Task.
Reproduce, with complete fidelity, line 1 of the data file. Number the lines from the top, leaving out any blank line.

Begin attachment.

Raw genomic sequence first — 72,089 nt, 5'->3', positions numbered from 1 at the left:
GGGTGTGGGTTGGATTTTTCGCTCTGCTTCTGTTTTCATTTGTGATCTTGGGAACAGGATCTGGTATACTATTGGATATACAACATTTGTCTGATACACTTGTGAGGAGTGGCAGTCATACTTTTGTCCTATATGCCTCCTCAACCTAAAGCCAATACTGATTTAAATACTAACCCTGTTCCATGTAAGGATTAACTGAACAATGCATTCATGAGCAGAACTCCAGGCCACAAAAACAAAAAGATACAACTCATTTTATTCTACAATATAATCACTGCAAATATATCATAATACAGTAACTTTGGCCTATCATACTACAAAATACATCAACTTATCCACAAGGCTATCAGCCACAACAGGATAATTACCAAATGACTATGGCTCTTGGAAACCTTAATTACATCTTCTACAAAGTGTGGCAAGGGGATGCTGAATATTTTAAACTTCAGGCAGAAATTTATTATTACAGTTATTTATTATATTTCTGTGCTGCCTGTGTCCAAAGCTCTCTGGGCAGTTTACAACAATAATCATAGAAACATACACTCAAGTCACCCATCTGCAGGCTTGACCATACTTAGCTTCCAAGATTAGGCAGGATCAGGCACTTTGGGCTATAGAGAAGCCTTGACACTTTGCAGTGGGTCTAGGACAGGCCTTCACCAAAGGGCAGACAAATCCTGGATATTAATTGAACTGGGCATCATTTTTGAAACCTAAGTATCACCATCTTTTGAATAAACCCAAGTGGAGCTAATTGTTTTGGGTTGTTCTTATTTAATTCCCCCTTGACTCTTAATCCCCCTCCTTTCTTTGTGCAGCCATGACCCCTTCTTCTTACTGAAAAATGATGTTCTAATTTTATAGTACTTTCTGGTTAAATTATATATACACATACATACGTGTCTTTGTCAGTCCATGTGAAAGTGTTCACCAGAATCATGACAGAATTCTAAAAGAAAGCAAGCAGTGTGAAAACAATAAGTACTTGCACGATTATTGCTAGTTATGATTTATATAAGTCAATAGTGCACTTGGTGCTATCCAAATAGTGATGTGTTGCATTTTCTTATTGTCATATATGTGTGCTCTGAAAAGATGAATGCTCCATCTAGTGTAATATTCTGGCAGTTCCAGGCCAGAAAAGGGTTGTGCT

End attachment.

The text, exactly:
Raw genomic sequence first — 72,089 nt, 5'->3', positions numbered from 1 at the left: